As I reported earlier this month, post-election changes to Iowa’s political landscape could affect the state’s voluntary, universal pre-K program. Right after the elections, advocates I spoke with were hopeful that newly elected Republican lawmakers would moderate their opposition to universal state pre-K in the face of its popularity with constituents.
Recent news indicates otherwise. At a Dec. 15 forum sponsored by IowaPolitics.com, Republican state legislative leaders questioned the value of the state’s voluntary, universal pre-K program, which advocates have looked to as a national model. You can see the full story here; read on for highlights.
“It’s very, very questionable where there is any benefit,” said Senate Minority Leader Paul McKinley, a Republican. He favored cutting the program and using any remaining funds to give parents vouchers for preschool tuition.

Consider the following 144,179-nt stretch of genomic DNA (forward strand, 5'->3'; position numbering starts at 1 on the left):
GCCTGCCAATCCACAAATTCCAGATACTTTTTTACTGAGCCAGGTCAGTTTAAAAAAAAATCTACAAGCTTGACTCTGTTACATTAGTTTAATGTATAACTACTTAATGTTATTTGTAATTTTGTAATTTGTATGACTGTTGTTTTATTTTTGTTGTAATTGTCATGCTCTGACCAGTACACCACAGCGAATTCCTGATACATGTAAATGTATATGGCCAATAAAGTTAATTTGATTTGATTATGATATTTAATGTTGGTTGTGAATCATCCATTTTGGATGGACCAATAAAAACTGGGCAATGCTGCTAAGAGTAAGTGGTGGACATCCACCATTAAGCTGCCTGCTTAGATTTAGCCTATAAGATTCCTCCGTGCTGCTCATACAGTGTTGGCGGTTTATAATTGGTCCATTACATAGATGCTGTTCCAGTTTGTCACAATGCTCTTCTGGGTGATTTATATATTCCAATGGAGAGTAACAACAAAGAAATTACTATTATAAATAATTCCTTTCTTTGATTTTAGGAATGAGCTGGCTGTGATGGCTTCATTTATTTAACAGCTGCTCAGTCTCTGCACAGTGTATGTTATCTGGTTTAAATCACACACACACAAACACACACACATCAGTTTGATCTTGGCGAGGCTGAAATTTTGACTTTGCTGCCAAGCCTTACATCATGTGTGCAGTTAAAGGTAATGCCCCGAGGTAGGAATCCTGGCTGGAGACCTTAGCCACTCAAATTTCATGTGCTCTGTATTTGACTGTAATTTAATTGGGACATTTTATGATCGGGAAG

Republican Rep. Linda Upmeyer, who will be the majority leader in the House, also criticized the subsidized program, citing both budget pressure and research showing that effects of preschool fade out in the early elementary grades. “The research shows that by about second or third, fourth grade, you cannot tell the difference between a child that has preschool and a child that does not,” she said.
Democratic leaders at the event pledged to protect the program. “I think it’s a great program and I don’t see us making many changes there,” said Senate President Jack Kibbie. For more of the debate, see this Des Moines Register story.
A version of this news article first appeared in the Early Years blog.